Update 17, Part 2: New Year's Goal: Become an "official" Gourmess by August 2010

I was 32 when I started cooking; up until then, I just ate. --Julia Child

I tackled the second and final Demonstration in Session 9, Methods of Cooking Meat: Beef and Veal, and I must say this is one of my favorites so far, right up there with the Ratatouille. The recipe was for Blanquette de Veau à l'Ancienne avec Riz Pilaf (Old-Fashioned Veal Stew with Rice Pilaf).

I started with about 1.5 lb of boneless veal shoulder, trimmed the extra fat, cut it into cubes and rinsed it in cold water. Then I added it to my stew pot (rondeau) and covered it with about an inch of cold water. I brought it to a simmer and skimmed any muckity-muck that floated to the surface until it came just to a gentle boil. Then, I drained and rinsed the meat and set aside and was instructed to rinse out the rondeau as well.  I returned the veal to the rondeau and added a liter of veal stock (again covering by an inch) and some coarse salt, and brought it to a simmer, again skimming any scum that floated to the top. I added an oignon clouté (which was basically a half of a white onion with a whole clove stuck in it ) along with the separate bundles I had tied of carrots, leeks, thyme, parsley stems, and celery. My bouquet garni included 7 peppercorns and 2 cloves of garlic. I lowered the heat to a gentle simmer where it cooked, uncovered, for about an hour until the meat was tender.  (Don't let it boil or the meat will disintegrate -- and, to check for doneness, meat should crush between your fingers and not spring back).

Can I just say that this dish smelled absolutely WONDERFUL -- and it wasn't even complete. My mouth was watering the entire time I worked on this. While the veal cooked, I got to work on the garnish, which included cooking 16 pearl onions onions à glacer blanc (lightly glazed with butter/sugar so they wouldn't take on any color) and also cooking button mushrooms tossed with a bit of lemon juice in butter with a parchment lid for a few minutes -- again, not taking on color. When those were done, I seasoned to taste with salt/pepper and set them aside and kept them warm.

While I was still waiting for the veal to finish, I started the rice pilaf. I melted about 1.5 TBS of butter in a medium pan, and then some ciseléd onion (finely dicing in a way so juices stay inside). I let the onions sweat but not take on color, and then added in 1/2 cup plus 1/2 tsp of white rice, stirring until the rice was opaque. Then, I added in some warmed white chicken stock (13 TBS) and a bouquet garni. I added some salt/pepper and then covered with a buttered parchment round and a lid and put in a 350 degree oven for about 20 minutes, or until the rice had absorbed all the liquid and was cooked through. (If rice hasn't finished cooking and all liquid is gone, add a bit more in.)

Once the veal was tender, I drained it in a colander and reserved the cooking liquid. I set the meat aside in a covered small bowl and tossed out the vegetables and bouquet garni. I was also supposed to clean out the rondeau again. Then, in another pot, I made the sauce -- first, I made a velouté (white sauce thickend by a roux).  I made the roux with 2 TBS of butter, and 2 TBS of flour and cooked for about a minute before whisking in the poaching liquid from the veal. I whisked that over a low simmer for about 10 minutes until it had thickened, and lowered the heat and added in 3.5 TSP of heavy cream and whisked for about 5 minutes more. I then added in a mixture of one egg yolk and 3.5 TBS of heavy cream that I had tempered in a separate bowl with a few spoonfuls of the sauce mixture. I whisked in the egg mixture and stirred with a wooden spoon until just about simmering, then ran the mixture through my chinois and into the clean rondeau. In went the veal, onions and mushrooms, and I returned it to the heat to balance all of the flavors, adding more salt/pepper to taste. I wanted to just stand over the stove and eat the whole thing, it was that great.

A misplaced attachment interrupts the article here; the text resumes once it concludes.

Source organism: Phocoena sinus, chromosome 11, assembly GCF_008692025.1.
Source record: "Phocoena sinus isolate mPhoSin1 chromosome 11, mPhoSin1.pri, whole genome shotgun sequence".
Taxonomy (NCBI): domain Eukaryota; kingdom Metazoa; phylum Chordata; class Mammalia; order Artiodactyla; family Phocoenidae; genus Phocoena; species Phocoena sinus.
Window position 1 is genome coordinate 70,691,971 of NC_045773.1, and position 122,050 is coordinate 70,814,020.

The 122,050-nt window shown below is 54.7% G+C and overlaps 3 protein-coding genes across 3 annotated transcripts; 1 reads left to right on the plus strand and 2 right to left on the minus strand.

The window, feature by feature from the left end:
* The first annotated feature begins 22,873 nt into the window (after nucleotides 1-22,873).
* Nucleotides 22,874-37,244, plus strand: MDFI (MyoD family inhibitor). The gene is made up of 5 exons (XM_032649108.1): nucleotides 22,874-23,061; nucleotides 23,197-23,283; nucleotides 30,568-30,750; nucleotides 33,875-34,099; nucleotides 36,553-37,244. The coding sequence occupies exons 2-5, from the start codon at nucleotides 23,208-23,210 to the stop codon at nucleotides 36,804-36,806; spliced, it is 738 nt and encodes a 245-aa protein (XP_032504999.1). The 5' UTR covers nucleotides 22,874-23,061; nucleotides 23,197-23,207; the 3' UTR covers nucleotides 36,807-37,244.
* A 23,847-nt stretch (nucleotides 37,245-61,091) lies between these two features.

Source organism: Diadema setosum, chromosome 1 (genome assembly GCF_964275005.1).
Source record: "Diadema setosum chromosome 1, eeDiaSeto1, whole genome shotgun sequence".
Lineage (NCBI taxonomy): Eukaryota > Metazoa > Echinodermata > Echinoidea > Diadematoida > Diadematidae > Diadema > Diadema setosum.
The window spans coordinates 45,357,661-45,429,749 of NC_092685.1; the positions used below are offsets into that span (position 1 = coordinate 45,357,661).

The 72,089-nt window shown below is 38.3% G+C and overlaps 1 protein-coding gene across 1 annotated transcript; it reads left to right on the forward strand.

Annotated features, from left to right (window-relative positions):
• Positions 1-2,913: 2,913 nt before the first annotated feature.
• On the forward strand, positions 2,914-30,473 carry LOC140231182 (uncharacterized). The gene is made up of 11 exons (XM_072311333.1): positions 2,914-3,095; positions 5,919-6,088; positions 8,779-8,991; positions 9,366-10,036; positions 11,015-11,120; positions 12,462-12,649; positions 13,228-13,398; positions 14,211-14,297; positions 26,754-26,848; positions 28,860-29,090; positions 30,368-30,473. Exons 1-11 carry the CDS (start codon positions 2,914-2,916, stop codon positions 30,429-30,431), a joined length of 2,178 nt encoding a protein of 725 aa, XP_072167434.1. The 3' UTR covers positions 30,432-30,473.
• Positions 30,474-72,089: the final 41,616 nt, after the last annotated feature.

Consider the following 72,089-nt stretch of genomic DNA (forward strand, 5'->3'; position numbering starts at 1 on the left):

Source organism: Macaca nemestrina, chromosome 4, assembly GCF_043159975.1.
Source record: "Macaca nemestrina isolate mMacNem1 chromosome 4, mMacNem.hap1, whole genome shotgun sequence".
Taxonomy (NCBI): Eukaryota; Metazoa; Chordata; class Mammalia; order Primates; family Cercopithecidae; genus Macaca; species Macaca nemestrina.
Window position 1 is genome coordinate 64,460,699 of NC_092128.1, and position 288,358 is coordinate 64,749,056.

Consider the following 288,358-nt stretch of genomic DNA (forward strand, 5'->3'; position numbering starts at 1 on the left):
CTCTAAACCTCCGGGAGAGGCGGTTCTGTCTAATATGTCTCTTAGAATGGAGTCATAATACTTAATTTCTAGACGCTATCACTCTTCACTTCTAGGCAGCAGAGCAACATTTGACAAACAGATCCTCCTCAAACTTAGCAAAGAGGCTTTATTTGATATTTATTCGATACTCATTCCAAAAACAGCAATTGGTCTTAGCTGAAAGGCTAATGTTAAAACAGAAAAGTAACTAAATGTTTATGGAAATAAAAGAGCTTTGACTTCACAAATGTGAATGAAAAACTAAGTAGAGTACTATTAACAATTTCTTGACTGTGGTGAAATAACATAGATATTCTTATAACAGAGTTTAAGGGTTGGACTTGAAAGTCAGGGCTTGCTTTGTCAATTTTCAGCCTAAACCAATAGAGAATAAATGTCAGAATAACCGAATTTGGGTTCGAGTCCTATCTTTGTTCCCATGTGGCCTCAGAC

The rice was removed from the oven, and then I was to toss some diced butter (1-2 tsp) into the rice and fluff with a fork (called engrainer).  I was then supposed to put it in the middle of the dish and surround it with the stew and sprinkle with fresh parsley. As I was reaching for the pot to move the rice into a bowl, I forgot it had been in a 350-degree oven for 20 minutes and grabbed the handle, burning the inside of my left hand in the process. There was a sizzle and a big welt on the inside of my hand so the plating was delayed until I could find some Burt's Bees Res-Q Ointment and some ice. I treated it for a few minutes, then ignored the pain and moved on. (Ouch, though.)

By the time I had cleaned up the kitchen and was ready to dig in, Chris came home. I can only imagine the homey feeling he felt when he walked in the door and smelled all this goodness. (He asked for a bowl soon after and declared it was REALLY good.)

It was really good.The whole dish gives off a comforting clean feel and it tastes wonderfully rich, with all of those aromatics I put in the poaching liquid shining through, as well as the onions and butter in the rice pilaf (I'll never make plain rice again!). Served over the rice in a big bowl with a simple salad and nice glass of wine, this could be a knock-out dinner party item. Or just cozy comfort food for a chilly spring day.

So, that's it for Session 9. (Are you as excited as I am? We've made it to double digits!) Session 10, Methods of Cooking Meat: MIXTE Cooking and Cooking Lamb here we come!


P.S.  Rocco was helping me, and decided he wanted to live with the pots for awhile.